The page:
The recent music video of Coldplay’s Hymn for the Weekend has sparked an online row for cultural appropriation and misrepresenting India’s culture. Hence, as an 18 year old living in India, I’ve decided to write down my thoughts about the video and all the other music video shot by white people in India.
Growing up, I had often heard the phrase “India is a land of snake charmers”. I’ve never seen a snake charmer in my entire life and I’ve lived in the country since my mom gave birth to me. But India has always been called that: A land of snake charmers, poverty, culture and colors. I’m not denying the existence of anyone of them (well…I’ve never seen a snake charmer so I don’t know about that). Everything that is said certainly has a hint of truth in it.
When I heard that Coldplay was shooting a music video in India I was thrilled. I like stuff like that. Who wouldn’t? I even liked the music video of Lean On by DJ Snake. I wasn’t even thinking about cultural appropriation or stuff like that. I was just enjoying the music video and the catchy song.
I didn’t even realize Coldplay’s MV was out until I saw a long rant of one of my friends on Facebook, slamming the video for being too clichéd. As I was curious about it, I decided to check it out and that’s when I began to think about all the other videos and movies short by westerners in India.
“So clichéd” was the first thought that came to my mind while watching the video. It had every stereotype EVER used in ANY videos shot by white people in India. Kids running around playing Holi (why are they so obsessed with holi??), sadhus walking, holi, levitating sadhus, kathakali dancers, more holi, and kid dressed as Shiva. Other than that, there was also Coldplay playing holi as kids danced around them, a 3 second cameo by Bollywood actress Sonam Kapoor in a ghagra choli dress, Beyonce as a Bollywood actress called Rani, Chris Martin enjoying a movie starring Beyonce as ‘Rani’ in an age old theatre (because India doesn’t have any modern day theatres, right?).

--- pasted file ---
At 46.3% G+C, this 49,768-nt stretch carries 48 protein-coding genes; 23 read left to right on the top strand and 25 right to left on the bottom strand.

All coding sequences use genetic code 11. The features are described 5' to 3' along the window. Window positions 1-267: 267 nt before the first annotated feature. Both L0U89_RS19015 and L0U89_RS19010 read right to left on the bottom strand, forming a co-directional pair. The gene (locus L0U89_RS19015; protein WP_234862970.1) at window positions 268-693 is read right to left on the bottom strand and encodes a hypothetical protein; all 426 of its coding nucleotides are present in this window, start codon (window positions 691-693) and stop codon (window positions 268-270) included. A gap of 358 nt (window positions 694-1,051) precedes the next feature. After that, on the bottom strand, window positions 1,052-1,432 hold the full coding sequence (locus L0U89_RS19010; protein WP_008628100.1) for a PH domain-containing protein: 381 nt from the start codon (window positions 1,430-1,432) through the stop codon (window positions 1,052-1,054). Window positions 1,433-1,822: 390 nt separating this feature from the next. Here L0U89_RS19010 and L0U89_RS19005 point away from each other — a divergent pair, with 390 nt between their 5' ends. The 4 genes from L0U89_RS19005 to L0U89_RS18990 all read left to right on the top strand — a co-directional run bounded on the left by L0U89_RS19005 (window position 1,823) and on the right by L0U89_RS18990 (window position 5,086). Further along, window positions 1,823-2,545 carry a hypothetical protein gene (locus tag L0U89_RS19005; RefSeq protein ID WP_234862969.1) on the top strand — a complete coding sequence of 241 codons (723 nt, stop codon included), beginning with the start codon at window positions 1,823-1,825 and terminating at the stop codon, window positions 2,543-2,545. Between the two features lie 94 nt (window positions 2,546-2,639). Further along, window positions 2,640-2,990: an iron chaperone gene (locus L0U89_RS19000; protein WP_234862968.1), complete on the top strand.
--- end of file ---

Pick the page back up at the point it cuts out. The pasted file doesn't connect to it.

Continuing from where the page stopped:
I’m not denying the existence of anything that was shown in the video. They do exist. And it’s different from anything you’ve ever seen, which is probably what people find attractive and exotic about India. But here’s the thing. We have things other than what India is represented as by the westerners. You must think that’s a stupid statement to make. But let me tell you about something that I was asked by a friend of mine from Britain. I was once telling him about my dislike for Subway sandwiches when he asked me, “India has Subway?” I was just stunned. That was SUCH a ridiculous statement to make. I began an angry rant about how India had everything. Marks and Spencer, Zara, Vero Moda, Burger King etc. I couldn’t believe I had to explain this to him. I was so angry but then I began thinking that if he believes there is literally nothing in India except poverty, surely there are others who believe that as well. The mere thought makes me cringe.
I’m no patriot. There are several things wrong about this county and I’m one of the first ones to point those out. But I do live in India and there are things I love about it as well. And I think Coldplay MV captures that. Setting aside my slight problem with the stereotypes, it’s a beautiful video. I love how it captures India so beautifully. I love the song as well. And I don’t have anything against the video. It represents a reality we all know exists. But there are other realities as well. It has poverty as well as riches, age old theatres as well as modern ones, people dancing on the streets as well as people dancing in nightclubs. In other words, India is a country where several realities co-exist.
The perfect end statement to this would be the one I heard made by a girl in the Buzzfeed video about the Coldplay’s MV- “It’s like a Facebook picture that you’re tagged in. You don’t like it cause it’s not your best angle but it’s still you”.